food history

3 GREAT STORIES: Starring pop songs, pizza, & football

Every week, I shine the spotlight on some of the best storytelling in the business and offer my comments. “3 Great Stories of the Week” will post every Monday at 8 AM.

Hit charade (October 2015, The Atlantic): How much do you want to know about how a chef prepares your meal? What about how a litany of behind-the-scenes employees prepare your favorite songs?

The answers to the latter come from this absorbing article, written by Nathaniel Rich for The Atlantic (with a major hat-tip to author John Seabrook, whose book The Song Machine supplies much of Rich’s material). With no concern for spoiling or party-pooping, Rich dives into the factories that produce, with seeming cold-hearted machinery, an increasing number of the hits that grace the Billboard charts.

Much of this story’s success derives from its thoroughness; Rich, through Seabrook, dives into the subject with great detail. It shows in paragraphs like this, including some wit from a writer basically saying Santa Claus isn’t real:

Pop hitmakers frequently flirt with plagiarism, with good reason: Audiences embrace familiar sounds. Sameness sells. Dr. Luke in particular has been accused repeatedly of copyright infringement. His defense: “You don’t get sued for being similar. It needs to be the same thing.” (Dr. Luke does get sued for being similar, and quite often; he has also countersued for defamation.) Complicating the question of originality is the fact that only melodies, not beats, can be copyrighted. This means a producer can sell one beat to multiple artists.


3 GREAT STORIES: Starring frivolity, whimsy, and nostalgia

Every week, I will shine the spotlight on some of the best storytelling in the business and offer my comments. “3 Great Stories of the Week” will post every Monday at 8 AM.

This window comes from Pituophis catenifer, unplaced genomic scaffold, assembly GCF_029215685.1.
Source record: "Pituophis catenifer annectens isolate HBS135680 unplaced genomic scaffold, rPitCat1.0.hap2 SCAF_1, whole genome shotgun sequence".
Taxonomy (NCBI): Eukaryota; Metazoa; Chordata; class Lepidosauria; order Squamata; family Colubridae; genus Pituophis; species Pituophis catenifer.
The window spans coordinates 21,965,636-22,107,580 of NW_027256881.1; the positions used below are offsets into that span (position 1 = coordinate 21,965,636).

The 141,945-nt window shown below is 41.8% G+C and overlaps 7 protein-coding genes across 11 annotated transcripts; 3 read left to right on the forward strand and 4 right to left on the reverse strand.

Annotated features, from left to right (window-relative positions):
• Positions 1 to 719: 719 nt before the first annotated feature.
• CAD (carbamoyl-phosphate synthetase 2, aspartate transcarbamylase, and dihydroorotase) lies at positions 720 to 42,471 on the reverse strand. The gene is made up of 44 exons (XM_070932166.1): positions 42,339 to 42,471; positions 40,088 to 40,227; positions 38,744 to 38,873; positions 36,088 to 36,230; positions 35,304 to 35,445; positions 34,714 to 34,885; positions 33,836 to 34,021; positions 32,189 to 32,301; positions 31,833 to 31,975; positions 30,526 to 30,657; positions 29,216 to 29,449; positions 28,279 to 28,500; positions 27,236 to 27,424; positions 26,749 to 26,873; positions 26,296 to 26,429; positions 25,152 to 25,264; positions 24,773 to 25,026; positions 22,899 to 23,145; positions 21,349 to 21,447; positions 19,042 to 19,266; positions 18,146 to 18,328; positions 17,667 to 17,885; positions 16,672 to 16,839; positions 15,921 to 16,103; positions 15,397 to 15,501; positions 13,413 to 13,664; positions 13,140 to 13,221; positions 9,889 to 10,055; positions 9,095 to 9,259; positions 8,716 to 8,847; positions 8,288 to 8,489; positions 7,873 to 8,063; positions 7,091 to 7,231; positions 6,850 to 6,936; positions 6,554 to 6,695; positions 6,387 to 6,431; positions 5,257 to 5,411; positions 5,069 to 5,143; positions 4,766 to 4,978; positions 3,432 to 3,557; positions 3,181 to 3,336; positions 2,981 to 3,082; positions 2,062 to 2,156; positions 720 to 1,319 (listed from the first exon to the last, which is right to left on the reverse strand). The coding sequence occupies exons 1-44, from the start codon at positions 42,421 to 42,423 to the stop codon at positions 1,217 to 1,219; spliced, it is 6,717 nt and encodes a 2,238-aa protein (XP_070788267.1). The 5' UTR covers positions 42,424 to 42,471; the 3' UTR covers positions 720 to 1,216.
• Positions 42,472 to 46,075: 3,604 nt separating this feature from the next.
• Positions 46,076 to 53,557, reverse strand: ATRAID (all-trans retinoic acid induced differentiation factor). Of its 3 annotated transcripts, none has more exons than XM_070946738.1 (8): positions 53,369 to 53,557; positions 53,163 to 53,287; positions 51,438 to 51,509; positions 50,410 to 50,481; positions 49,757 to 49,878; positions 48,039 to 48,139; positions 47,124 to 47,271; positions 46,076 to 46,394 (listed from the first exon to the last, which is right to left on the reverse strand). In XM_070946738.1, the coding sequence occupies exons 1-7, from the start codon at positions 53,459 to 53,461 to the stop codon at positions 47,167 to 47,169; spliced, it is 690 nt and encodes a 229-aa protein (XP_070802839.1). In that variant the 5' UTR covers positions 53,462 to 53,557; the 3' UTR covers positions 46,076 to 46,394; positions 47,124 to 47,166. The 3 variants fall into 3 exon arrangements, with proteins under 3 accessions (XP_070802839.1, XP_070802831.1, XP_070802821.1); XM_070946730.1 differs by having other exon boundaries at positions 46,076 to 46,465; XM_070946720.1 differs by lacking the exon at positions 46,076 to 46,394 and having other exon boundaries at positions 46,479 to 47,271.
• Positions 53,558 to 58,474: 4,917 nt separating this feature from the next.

I’m back.

After two weeks of vacation and four fillinthegap blog posts, I return with fresh Telling The Story content, starting with three great stories from this past week.

And in the spirit of vacation, I have chosen stories on the opposite side of serious.

Perhaps I am speaking too broadly. After all, the stories in question deal with millions of dollars, ancient traditions, and behind-the-scenes heartache. But mostly, these are not front-page matters. They are in-depth looks at lighter fare.

How Bobby Bonilla landed the luckiest baseball contract ever (7/1/13, Celebrity Net Worth): This is one of those stories that actually ran a full month ago — but that I saw last week for the first time.

Bobby Bonilla is a former Major League Baseball star who these days, despite having long ago ended his career, receives a million-dollar check every July from the New York Mets. Sports aficionados know all about the famous contract, but few people know about how it came to be.

Enter Brian Warner of Celebrity Net Worth.

Warner details the behind-the-scenes details of Bonilla’s deal, including the unlikely role of notorious Ponzi schemer Bernie Madoff. This is not the best-written article you will ever see, but it is informative and thorough. Sometimes, for matters like this, “informative” and “thorough” are what make the difference.